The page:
Application no. 31898/04
by Eldrich Hemenegilo Bicento CHIRINO
against the Netherlands
The European Court of Human Rights (Third Section), sitting on 4 May 2006 as a Chamber composed of:
Mr J. Hedigan, President,
Mr L. Caflisch,
Mr C. Bîrsan,
Mr V. Zagrebelsky,
Mr E. Myjer,
Mr David Thór Björgvinsson,
Mrs I. Ziemele, judges,
and Mr V. Berger , Section Registrar,
Having regard to the above application lodged on 1 September 2004,
Having regard to the decision to apply Article 29 § 3 of the Convention and examine the admissibility and merits of the case together.
Having deliberated, decides as follows:
The applicant, Mr Eldrich H.B. Chirino, is a Netherlands national who was born in 1984 and lives in Maastricht. He is represented before the Court by Mr J.W. Heemskerk, a lawyer practising in Maastricht.
The facts of the case, as submitted by the applicant, may be summarised as follows.
On 12 March 2004, the applicant was arrested and placed in police custody (inverzekeringstelling) on suspicion of narcotic offences. On 15 March 2004, he was brought before the investigating judge (rechter-commissaris) at the Maastricht Regional Court (arrondissementsrechtbank), who ordered the applicant’s detention on remand (inbewaringstelling) for a maximum period of ten days.
On 18 March 2004, after having heard in chambers (raadkamer) the applicant who was assisted by a lawyer, the Maastricht Regional Court ordered the applicant’s further detention on remand (gevangenhouding) for a period of 30 days. On 15 April 2004, after having heard in chambers the applicant who was assisted by a lawyer, the Maastricht Regional Court prolonged the applicant’s further detention on remand by thirty days.
On 13 May 2004, the Maastricht Regional Court examined the public prosecutor’s request for a further prolongation by thirty days of the applicant’s further detention on remand. It noted that the applicant had indicated in writing on 12 May 2004 that he waived his right to be heard before the Regional Court on the prolongation request and that, consequently, he would not appear on 13 May 2004. This written waiver does not mention his lawyer.
The Regional Court, by decision of 13 May 2004 and after having refused the applicant’s lawyer access to the hearing in chambers as the applicant had waived his right to be heard, prolonged the applicant’s further detention on remand by thirty days. On the same day, the applicant’s lawyer filed an appeal against this decision with the ‘s-Hertogenbosch Court of Appeal (gerechtshof), seeking to challenge the decision of the Regional Court to refuse him access to the hearing in chambers of 13 May 2004.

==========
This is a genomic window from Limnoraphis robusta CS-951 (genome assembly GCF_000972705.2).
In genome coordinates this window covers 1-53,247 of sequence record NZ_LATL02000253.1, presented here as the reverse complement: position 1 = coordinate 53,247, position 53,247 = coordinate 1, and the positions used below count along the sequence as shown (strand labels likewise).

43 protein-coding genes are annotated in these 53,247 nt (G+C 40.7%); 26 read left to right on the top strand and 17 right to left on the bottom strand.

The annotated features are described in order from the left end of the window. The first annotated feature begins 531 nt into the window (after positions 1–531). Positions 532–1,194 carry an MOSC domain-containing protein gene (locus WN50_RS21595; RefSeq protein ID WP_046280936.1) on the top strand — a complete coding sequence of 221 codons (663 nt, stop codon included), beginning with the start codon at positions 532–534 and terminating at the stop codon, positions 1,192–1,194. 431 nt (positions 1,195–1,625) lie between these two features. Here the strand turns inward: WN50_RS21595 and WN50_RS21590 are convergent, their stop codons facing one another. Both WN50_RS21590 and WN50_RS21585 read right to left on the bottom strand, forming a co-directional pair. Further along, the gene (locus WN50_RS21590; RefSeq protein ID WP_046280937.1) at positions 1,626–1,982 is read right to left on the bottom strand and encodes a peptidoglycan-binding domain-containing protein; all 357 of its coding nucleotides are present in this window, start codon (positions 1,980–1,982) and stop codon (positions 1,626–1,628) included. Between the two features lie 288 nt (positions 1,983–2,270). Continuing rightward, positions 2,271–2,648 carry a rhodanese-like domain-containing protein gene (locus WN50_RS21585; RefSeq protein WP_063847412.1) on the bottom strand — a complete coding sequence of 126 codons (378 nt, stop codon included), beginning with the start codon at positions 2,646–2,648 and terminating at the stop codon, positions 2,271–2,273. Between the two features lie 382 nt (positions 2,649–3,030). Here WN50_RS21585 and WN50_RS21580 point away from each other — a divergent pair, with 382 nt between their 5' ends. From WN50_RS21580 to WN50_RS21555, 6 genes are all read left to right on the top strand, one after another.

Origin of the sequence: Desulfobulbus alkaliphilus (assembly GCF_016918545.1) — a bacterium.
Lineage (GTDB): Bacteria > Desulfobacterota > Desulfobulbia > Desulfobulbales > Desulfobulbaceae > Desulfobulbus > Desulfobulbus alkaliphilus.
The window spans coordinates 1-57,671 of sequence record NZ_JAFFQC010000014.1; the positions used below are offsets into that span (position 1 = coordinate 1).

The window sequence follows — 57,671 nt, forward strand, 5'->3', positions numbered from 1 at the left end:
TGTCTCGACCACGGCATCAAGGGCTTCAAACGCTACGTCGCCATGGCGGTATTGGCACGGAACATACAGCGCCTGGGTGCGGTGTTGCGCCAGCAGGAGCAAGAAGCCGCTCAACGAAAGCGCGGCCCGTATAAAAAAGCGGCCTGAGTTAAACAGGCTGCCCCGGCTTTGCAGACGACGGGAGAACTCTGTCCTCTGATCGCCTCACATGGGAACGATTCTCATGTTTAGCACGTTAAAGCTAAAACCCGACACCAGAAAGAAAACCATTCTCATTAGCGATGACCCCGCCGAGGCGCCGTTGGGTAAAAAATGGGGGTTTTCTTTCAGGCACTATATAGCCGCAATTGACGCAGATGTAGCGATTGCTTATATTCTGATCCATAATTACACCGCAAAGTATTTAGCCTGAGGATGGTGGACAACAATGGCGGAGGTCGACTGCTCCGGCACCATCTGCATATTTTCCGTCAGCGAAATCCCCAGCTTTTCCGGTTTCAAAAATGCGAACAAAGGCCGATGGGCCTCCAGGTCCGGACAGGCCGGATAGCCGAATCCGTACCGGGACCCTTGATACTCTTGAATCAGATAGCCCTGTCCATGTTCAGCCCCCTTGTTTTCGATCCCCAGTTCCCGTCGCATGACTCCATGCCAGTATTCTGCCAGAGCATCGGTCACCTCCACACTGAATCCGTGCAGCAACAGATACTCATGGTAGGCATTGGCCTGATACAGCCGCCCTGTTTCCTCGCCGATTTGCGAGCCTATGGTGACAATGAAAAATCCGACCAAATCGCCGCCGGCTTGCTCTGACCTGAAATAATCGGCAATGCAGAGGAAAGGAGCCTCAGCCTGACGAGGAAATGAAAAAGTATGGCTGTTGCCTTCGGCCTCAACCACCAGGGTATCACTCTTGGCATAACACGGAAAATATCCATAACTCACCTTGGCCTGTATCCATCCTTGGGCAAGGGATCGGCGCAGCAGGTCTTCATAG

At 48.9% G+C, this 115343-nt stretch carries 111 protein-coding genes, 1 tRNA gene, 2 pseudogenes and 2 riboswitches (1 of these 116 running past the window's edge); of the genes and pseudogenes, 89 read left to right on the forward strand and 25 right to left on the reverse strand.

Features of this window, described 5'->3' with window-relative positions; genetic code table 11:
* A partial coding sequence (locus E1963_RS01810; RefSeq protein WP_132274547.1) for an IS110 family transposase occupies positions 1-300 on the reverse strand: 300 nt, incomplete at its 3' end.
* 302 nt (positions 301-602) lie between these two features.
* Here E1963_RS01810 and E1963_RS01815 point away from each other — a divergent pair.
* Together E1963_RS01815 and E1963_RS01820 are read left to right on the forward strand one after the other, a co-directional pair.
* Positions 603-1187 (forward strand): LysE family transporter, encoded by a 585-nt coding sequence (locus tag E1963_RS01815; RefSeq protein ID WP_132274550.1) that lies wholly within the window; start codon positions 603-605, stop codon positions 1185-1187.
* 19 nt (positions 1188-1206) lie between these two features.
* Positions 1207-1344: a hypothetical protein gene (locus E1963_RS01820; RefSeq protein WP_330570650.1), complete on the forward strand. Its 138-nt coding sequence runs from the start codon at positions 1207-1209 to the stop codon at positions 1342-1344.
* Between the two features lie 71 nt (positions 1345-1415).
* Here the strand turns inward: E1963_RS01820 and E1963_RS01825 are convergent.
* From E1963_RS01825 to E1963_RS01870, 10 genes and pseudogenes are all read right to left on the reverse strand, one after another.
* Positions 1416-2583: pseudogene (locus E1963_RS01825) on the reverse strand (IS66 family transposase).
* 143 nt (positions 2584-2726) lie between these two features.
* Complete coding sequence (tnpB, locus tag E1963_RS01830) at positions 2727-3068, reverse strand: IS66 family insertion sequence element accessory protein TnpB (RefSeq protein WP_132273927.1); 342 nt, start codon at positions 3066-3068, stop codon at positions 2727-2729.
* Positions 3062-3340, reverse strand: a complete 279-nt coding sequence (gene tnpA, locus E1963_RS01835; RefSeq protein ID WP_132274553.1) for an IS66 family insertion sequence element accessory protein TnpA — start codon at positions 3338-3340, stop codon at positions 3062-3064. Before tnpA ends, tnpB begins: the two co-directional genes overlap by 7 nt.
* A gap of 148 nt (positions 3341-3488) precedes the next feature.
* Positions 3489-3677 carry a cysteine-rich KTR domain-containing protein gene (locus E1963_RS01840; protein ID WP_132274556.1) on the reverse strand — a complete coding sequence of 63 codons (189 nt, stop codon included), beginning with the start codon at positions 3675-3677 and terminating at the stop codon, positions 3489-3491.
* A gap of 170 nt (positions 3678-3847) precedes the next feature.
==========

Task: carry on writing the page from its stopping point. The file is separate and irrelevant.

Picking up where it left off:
By decision of 17 June 2004, after having heard the applicant who was assisted by his lawyer, the Court of Appeal rejected the applicant’s appeal of 13 May 2004 and upheld the impugned decision. No further appeal lay against this decision.
On 6 July 2004, the Maastricht Regional Court convicted the applicant and sentenced him to ten months’ imprisonment of which four months suspended. As the applicant did not file an appeal against this judgment, the criminal proceedings against him ended with this ruling.
The applicant was released from detention on an unspecified date.
The applicant complained under Article 5 § 4 and Article 6 § 1 of the Convention that his lawyer was denied access to the hearing in chambers on (a prolongation of) his pre-trial detention and thus was deprived of the possibility to make submissions for the defence.
On 8 December 2005, the Court informed the applicant’s representative Mr Heemskerk that notice of the application had been given to the respondent Government. According to information submitted by Mr Heemskerk on 16 February 2006 and 27 March 2006, he had been unable to re-establish contact with the applicant since the latter’s release from detention.
The Court is of the opinion that the applicant’s failure to inform his representative of his current whereabouts must be taken as indicating that he has lost interest in pursuing his application. Although it is true that the applicant did authorise Mr Heemskerk to represent him in the proceedings before the Court, it considers that this authority does not by itself justify pursuing the examination of the case. Given the impossibility of establishing any communication with the applicant, the Court considers that Mr Heemskerk cannot now meaningfully pursue the proceedings before it (see, mutatis mutandis, Sevgi Erdoğan v. Turkey (striking out), no. 28492/95, 29 April 2003 and Ali v. Switzerland, judgment of 5 August 1998, Reports of Judgments and Decisions 1998-V, p. 2149, § 32).
That being so, the Court finds that further examination of the case is not justified. Consequently, having regard to Article 37 § 1 (a) of the Convention, the Court concludes that the applicant has lost interest in his application and no longer intends to pursue it before the Court. Furthermore, in accordance with Article 37 § 1 in fine, the Court finds no special circumstances regarding respect for human rights as defined in the Convention and its Protocols which require the examination of the application to be continued. Accordingly, Article 29 § 3 of the Convention should no longer apply to the case and it should be struck out of the list.
For these reasons, the Court unanimously
Decides to strike the application out of its list of cases.
Vincent Berger John Hedigan
CHIRINO v. THE NETHERLANDS DECISION
CHIRINO v. THE NETHERLANDS DECISION